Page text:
Old and New: Class as a Social Force in the Late Twentieth Century
For Marxists the key question is not whether or not classes exist, nor whether or not their interaction is the force for historical development. What matters is the extent to which the working class is conscious of its potential to change the world. Mike Freeman examines some of the barriers to the development of class consciousness aiming to clarify the place of class in the Marxist theory of history and social change. He challenges the widespread tendency to reduce Marxism to the analysis of society in terms of social stratification. The book aims to demonstrate that class is only one aspect of Marxist theory - one that cannot be abstracted from the study of production relations and the totality of social structure. It then assesses the challenge of theories which cite forces other than class as the major agencies of social change.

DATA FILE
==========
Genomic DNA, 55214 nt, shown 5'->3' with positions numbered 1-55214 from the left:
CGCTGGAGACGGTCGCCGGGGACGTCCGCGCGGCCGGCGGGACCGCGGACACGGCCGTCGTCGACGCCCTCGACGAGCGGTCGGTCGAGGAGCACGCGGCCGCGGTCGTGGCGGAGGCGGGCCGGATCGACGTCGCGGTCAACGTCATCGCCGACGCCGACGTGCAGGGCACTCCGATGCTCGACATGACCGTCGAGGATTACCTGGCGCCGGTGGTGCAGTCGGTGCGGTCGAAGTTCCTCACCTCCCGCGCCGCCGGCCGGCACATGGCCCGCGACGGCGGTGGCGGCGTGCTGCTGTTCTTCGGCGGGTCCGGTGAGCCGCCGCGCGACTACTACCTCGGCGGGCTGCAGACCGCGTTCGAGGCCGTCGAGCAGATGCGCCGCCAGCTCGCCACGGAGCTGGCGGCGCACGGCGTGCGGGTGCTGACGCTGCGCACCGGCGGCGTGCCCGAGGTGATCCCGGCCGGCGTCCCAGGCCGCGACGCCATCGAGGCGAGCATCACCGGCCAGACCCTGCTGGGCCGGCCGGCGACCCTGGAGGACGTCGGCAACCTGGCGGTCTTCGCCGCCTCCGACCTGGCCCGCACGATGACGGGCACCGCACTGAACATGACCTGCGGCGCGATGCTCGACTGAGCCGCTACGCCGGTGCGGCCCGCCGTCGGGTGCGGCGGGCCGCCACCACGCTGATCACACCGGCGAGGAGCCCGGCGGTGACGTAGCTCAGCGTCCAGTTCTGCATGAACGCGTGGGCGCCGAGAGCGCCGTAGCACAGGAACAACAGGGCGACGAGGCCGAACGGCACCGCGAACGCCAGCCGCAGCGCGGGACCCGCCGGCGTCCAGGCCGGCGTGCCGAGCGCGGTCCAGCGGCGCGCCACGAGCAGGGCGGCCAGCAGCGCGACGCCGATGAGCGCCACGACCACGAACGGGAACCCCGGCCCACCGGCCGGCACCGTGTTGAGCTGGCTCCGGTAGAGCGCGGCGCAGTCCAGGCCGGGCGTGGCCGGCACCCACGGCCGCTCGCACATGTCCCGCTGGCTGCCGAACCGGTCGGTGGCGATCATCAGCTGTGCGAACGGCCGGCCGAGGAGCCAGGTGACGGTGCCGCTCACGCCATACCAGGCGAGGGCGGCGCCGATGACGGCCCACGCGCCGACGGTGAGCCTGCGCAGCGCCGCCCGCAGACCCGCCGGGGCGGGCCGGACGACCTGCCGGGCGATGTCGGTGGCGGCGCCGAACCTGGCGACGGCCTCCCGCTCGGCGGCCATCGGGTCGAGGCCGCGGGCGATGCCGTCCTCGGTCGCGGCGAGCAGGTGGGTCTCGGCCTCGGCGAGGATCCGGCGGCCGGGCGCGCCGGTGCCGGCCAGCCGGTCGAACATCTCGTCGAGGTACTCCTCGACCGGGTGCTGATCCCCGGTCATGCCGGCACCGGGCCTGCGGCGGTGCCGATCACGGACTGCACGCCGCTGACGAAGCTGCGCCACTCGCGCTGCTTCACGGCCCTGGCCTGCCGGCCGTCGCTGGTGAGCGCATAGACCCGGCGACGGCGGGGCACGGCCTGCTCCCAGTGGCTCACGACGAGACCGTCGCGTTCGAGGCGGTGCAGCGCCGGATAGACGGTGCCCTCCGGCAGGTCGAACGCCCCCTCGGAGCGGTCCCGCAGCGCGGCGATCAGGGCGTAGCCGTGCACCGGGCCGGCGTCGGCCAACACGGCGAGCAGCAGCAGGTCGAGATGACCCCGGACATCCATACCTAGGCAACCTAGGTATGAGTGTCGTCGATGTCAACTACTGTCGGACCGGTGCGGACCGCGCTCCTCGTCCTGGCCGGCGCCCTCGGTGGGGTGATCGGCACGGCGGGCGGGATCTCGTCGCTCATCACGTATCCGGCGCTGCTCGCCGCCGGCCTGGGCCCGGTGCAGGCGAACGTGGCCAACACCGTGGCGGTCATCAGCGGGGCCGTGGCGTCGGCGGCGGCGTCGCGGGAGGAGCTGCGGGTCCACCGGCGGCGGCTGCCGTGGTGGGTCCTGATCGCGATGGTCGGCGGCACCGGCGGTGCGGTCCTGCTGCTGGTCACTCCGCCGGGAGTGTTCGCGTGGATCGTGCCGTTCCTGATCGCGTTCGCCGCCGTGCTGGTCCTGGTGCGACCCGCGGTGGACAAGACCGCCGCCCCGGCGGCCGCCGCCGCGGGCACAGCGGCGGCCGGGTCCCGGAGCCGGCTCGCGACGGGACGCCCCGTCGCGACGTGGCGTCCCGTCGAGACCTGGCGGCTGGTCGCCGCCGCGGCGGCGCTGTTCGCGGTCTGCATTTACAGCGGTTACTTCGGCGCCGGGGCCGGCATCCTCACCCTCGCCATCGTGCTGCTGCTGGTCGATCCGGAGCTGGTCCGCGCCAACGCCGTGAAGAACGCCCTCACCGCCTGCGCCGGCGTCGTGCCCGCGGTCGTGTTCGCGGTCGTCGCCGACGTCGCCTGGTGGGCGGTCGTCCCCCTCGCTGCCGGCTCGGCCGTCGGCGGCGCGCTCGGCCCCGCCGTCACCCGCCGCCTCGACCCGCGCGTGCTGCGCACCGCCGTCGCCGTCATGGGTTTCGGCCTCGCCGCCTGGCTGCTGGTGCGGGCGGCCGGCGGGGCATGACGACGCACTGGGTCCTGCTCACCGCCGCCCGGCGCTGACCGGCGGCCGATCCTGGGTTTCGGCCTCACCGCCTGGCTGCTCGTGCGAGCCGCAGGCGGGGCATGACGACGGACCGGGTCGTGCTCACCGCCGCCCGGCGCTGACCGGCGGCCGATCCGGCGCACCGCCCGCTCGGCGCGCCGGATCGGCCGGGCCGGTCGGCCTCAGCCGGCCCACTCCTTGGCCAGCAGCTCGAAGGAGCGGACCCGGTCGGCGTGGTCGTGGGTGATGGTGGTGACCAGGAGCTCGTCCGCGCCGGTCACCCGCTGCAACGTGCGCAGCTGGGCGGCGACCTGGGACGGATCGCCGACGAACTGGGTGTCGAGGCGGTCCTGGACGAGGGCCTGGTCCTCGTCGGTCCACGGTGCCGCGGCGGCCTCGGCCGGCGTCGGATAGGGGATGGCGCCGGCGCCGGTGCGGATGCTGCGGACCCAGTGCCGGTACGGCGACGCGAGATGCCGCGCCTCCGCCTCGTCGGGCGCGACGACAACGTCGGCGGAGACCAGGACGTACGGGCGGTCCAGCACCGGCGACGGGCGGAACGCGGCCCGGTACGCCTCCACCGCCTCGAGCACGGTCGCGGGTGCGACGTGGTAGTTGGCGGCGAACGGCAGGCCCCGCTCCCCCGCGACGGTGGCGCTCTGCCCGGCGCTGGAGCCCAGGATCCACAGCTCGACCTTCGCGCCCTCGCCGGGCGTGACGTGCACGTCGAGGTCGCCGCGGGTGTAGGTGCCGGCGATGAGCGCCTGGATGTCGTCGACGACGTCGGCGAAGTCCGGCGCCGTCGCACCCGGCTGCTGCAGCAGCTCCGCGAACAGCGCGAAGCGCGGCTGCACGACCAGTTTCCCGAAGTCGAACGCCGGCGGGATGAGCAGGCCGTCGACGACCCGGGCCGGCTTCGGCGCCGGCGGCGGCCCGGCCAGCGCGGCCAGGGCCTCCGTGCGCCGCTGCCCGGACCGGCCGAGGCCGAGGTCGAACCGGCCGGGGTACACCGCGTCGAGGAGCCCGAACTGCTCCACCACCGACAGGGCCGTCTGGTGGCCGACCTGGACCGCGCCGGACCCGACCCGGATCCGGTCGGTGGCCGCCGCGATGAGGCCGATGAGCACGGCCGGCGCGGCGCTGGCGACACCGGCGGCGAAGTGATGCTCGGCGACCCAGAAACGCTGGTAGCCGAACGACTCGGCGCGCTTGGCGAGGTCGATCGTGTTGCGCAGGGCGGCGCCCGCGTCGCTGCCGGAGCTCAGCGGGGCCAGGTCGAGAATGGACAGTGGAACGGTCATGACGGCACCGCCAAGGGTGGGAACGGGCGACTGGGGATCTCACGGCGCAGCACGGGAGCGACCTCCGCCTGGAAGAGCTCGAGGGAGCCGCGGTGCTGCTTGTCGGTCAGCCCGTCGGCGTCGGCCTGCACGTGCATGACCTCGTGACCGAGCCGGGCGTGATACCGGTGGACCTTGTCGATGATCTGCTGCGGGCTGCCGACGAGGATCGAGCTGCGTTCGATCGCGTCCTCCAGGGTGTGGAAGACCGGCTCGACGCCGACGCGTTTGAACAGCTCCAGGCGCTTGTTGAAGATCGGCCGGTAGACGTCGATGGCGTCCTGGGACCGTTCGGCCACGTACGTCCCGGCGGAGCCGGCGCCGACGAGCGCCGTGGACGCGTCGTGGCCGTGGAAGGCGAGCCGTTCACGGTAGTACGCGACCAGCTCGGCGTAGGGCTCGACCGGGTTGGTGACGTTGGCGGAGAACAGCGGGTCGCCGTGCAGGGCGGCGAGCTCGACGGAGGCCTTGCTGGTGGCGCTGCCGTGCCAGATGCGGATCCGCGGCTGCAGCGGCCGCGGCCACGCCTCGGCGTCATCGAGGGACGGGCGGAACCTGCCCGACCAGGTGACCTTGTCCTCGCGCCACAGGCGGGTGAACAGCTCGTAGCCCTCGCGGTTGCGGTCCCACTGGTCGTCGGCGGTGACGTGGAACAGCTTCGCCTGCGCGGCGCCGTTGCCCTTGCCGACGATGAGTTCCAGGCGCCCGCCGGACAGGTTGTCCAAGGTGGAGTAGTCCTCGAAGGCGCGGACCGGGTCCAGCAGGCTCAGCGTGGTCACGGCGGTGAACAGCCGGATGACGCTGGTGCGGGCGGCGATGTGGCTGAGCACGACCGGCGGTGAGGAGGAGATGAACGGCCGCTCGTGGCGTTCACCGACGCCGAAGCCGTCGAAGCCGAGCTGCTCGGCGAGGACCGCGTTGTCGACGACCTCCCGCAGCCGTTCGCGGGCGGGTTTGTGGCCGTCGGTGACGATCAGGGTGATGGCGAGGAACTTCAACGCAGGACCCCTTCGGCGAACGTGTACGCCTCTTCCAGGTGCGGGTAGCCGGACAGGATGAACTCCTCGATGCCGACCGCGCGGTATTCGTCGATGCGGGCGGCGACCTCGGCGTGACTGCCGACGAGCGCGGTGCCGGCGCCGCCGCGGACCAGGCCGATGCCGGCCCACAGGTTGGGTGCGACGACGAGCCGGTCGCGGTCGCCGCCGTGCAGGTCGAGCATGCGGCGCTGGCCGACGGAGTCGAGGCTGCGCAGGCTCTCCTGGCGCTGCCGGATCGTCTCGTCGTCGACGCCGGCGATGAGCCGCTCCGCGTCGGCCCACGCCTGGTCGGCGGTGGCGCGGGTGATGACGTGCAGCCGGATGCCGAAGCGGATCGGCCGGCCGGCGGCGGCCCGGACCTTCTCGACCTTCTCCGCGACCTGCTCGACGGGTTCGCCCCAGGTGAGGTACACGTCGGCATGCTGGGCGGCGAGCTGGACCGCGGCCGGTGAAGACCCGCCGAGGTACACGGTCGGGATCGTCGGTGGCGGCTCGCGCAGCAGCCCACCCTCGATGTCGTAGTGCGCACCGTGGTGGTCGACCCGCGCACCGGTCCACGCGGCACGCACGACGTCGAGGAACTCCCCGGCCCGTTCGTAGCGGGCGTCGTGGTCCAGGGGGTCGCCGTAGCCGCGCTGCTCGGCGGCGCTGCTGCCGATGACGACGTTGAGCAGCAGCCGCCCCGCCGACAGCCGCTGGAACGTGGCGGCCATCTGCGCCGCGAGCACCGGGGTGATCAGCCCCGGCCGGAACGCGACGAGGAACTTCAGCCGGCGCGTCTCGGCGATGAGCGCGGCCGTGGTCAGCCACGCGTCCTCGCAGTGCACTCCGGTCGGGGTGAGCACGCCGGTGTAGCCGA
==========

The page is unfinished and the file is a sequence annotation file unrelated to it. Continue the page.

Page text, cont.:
- Paperback | 240 pages
- 138 x 216mm
- 25 Dec 1998
- PLUTO PRESS
- London, United Kingdom
Table of contents
Dominant prejudices; Marx on class; class consciousness and alternative identities; class and the traditional labour movement; class and the new social movements; class consciousness and how to develop it.